Has anyone ever come up to you and said, “Would you like a little feedback?”
As a speaker, it happens to me with some regularity. And my knee-jerk, unfiltered, slightly exaggerated response is always the same.
Luckily, I only say this in my head and not out loud. But my reaction is based on a common experience. Very few people have ever asked me that question and then proceeded to give me so much positive feedback that I burst with joy. Instead, it’s always feedback, disguised as helpful service, that feels like dagger-through-the heart criticism. But perhaps I’m overreacting.
As a former social worker who was trained as a therapist, I know that feedback can be a useful tool for our work and our personal lives. It’s especially helpful for those blind spots that prevent us from seeing the impact of our behavior. The problem is, most of us would prefer that our spots stay blind. Plus, the people giving us the feedback are typically not very good at providing balanced constructive comments.
Recently, I gave a presentation and a more experienced speaker who was in the audience came up to me afterwards and gave me several compliments about both my content and my style. Then, he said, “If you are interested in more thorough feedback, I will be happy to send you some. If not, no problem.”
While I felt my knee starting to jerk, I decided to take him up on his offer and was pleasantly surprised with his response. He sent me a two-page typed report. First, he listed ten things that he felt I did very well and then, at the bottom of the page, he wrote, “If you’re happy with your program and don’t want to change anything, stop here. If you’d like to see how you can be even better, read on.”
Of course, I read on and was glad I did. He offered me ten specific ways I could improve my technique. I adopted several of his suggestions and they made a big difference.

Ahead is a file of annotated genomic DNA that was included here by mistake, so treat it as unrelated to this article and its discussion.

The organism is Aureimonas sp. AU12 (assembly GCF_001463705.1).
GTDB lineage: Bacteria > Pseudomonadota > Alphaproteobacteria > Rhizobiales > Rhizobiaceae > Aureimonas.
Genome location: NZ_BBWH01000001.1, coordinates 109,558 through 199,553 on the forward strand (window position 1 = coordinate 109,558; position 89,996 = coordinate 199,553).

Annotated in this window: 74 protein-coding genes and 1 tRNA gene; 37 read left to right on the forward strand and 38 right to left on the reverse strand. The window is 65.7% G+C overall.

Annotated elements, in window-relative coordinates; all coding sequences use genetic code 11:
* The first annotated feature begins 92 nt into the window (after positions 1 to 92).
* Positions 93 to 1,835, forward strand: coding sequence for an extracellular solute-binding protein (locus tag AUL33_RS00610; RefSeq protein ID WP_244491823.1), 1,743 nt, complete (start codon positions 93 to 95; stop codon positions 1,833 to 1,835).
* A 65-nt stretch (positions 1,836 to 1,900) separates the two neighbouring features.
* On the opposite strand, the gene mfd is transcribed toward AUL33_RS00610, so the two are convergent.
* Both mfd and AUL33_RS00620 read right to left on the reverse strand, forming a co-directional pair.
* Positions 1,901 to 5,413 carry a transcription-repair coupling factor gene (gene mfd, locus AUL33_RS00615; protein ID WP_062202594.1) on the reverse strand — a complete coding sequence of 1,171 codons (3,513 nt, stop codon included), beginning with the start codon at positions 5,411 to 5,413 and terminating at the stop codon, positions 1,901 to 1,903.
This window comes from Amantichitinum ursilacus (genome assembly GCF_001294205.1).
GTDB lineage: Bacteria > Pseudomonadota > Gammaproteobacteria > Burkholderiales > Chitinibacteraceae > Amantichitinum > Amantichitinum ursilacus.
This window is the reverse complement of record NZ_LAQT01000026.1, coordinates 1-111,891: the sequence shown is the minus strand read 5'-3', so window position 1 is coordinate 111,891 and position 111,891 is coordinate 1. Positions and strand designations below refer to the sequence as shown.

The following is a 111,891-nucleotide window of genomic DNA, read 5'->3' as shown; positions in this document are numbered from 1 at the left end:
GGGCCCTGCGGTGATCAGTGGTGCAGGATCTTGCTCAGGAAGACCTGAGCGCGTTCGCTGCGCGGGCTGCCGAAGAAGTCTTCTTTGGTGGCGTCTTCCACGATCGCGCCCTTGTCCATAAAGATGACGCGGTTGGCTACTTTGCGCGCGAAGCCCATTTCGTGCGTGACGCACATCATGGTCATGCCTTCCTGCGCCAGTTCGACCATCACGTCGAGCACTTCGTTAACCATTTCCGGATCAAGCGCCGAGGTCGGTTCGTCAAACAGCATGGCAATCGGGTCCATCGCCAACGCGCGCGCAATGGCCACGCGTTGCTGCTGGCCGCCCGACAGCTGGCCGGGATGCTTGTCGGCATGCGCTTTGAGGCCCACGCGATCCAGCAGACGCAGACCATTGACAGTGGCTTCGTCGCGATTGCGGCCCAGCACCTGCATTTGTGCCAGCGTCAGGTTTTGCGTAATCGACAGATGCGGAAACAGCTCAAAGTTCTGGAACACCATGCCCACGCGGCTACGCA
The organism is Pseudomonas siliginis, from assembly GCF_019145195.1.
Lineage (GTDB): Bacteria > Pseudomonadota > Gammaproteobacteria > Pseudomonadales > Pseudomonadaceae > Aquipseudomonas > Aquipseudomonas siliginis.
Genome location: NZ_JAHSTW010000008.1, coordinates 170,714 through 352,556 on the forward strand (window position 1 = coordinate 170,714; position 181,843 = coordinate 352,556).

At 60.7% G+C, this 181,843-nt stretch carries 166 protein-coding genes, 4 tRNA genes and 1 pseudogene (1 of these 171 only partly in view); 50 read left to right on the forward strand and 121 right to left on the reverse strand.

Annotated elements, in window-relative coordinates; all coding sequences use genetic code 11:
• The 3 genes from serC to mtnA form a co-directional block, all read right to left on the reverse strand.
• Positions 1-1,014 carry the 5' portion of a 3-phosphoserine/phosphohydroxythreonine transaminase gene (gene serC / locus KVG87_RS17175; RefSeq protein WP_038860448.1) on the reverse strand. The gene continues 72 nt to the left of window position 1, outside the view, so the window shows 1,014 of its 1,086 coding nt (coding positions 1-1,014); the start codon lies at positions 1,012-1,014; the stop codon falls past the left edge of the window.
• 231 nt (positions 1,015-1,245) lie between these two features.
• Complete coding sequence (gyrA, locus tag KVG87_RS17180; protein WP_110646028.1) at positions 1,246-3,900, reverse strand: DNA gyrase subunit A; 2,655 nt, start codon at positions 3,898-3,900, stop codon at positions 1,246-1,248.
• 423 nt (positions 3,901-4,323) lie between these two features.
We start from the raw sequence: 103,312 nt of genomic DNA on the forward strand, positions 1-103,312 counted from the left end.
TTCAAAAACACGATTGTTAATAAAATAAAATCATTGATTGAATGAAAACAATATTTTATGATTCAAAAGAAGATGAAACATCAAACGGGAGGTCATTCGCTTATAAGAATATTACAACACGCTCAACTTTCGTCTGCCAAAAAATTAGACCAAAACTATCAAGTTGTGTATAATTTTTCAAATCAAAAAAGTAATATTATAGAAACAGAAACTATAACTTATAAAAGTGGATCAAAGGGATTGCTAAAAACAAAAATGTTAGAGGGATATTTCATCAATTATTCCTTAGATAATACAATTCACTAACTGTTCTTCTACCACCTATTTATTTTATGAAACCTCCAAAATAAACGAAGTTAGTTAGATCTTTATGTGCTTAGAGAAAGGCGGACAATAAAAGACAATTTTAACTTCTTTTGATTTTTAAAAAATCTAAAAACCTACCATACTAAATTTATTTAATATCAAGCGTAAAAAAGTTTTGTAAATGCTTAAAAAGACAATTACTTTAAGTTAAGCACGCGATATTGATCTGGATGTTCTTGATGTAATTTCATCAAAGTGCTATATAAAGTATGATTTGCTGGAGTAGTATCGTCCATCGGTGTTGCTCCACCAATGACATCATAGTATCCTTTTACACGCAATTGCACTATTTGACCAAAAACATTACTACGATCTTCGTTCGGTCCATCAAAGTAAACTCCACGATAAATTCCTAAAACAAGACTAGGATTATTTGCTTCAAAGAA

So why was his feedback so much better than the others’ I have received? If you want to know, read on!
Stroke-Kick. This is a phrase I learned in graduate school. It’s shorthand for offering the positives before negatives. If all we hear is negative, we tend to tune out everything or simply get defensive. However, if someone acknowledges what we do well, it builds our self confidence and allows us to hear the constructive comments less defensively.
Offer Specific Strokes and Kicks. My friend David Glickman, when teaching about humor, says, “The more specific, the more terrific.” The same is true for feedback. The key to this stroke-kick approach is that the feedback must be specific and not too general. If someone says, “Great job,” it can sound vague and not that helpful. But if someone says, “I really liked the way you organized your report at the meeting yesterday,” it gives more information to work with.
Make the Specifics Behavioral. Commenting on someone’s personality is not as effective as commenting on their behavior. If you’re not their therapist, you should stick to the behavioral specifics. So, “You’re offensive” will not be helpful to anyone. However, saying “The sexual joke you told yesterday made me uncomfortable because I’m not fond of hearing jokes like that” addresses a behavior rather than a personality trait.
Own the Feedback and Don’t Generalize. Unless we’ve conducted a Gallup poll, we can’t speak for anyone else but ourselves. So when we offer feedback, we should not imply that we are speaking for others. A comment such as “When you walked away abruptly yesterday, I felt that you were ignoring me” is much more likely to be heard than, “Everybody this side of the Mississippi thinks you’re a jerk!”
Feedback is not always comfortable but if it’s done correctly, it can be very helpful. That being said, if you have feedback on this article, just keep it to yourself.